In a separate experiment, some of the mixture of cells were streaked out on plates that were coated with amphicilin and kanamycin which killed the bacterial contaminants. Results indicated that at high antibiotic concentrations (100X), the bacterial contaminants were absent. However, no Chlamydomonas colonies grew on those plates either. This suggested the "transformed" cells were absorbing the NH4+ waste secreted by the bacteria. Thus, without the bacteria, the Chalamydomonas cells could not survive in the NH4+-free environment. To answer that question, an experiment was devised and performed to determine whether the Chlamydomonas cells were really transformed. The data showed that pmh1 alone could not survive on a nitrogen-free media. However, if the contaminants were mixed with pmh1, the cells grew well (Figure 23). This experiment proved that transformation never occurred and the colonies that were "transformed" were actually dependent on the contaminant for survival and growth.



Figure 23: Experimental plate to determine whether the Chlamydomonas cells were transformed (23A). pmh1 cells were unable to grow alone on the NH4+-free TAP (23B). However, in the presence of the bacterial contaminants, abundant growth was observed (23C). This indicated that the pmh1 cells were surviving on a NH4+ source secreted by the bacterial contaminants.

C. pmh1 Sequence Analysis Via MacDNAsis

     Since the pmh1 gene had been sequenced, sequence analysis of the pmh1 genomic DNA, cDNA and amino acid sequence was carried out via MacDNAsis. First, the genomic DNA was scanned for several restriction enzyme cut sites. This analysis enabled us to verify the cut sites obtained from the restriction mapping that was done prior to sequencing. Results indicate that all the cut sites were correctly predicted via restriction mapping. However, an additional Sal I site was found in between the BamH I and Not I restriction site in SF (Figure 6). The presence of the Sal I site is most probably due to a sequencing error.  Using the pmh1 cDNA, we also identified the correct open reading frame for the pmh1 gene. The start codon was determined to several bases downstream of the Not I/Sac I restriction site (Figure 7) while the stop codon was located downstream of the Not I site in SF (Figure 6). The pmh1 amino acid sequence was used to predict transmembrane domains via the Kyte and Doolittle hydrophobicity plot. A total of ten hydrophobic transmembrane region as well as a phosphorylation domain were detected as is typical of P-type ATPases (Russo, personal communication; Figure 24).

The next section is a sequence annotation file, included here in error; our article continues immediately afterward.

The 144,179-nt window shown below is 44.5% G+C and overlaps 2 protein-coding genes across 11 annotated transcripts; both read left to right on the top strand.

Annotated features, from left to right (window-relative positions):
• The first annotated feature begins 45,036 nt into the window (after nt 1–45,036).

Figure 24: Multiple sequence alignment of peptide sequences from pmh1 and twenty nine other organisms using the Higgins and Sharp model (Higgins et al. 1988). This is one of the several highly conserved regions detected among the compared organisms. The conserved phosphorylation domain is indicated on the figure. The aspartic acid residue (D) within this domain is the phosphorylation site.

     A Genbank search was then carried out to to identify other proteins that displayed a strong sequence homology with the pmh1 sequence. The protein sequences derived from twenty nine other organisms were extracted and then a multiple sequence alignment was carried out . This multiple sequence alignment not only identified all the highly conserved regions in pmh1, it also allowed us to create a phylogenetic tree based on the relational similarities of the sequences being compared (Figure 25). Further analysis of the multiple sequence alignment and the phylogenetic tree will be described in the discussion section of this paper.


Figure 25: Phylogenetic tree created by MacDNAsis for pmh1 and twenty nine other organisms using the Higgins and Sharp model (Higgins et al., 1988).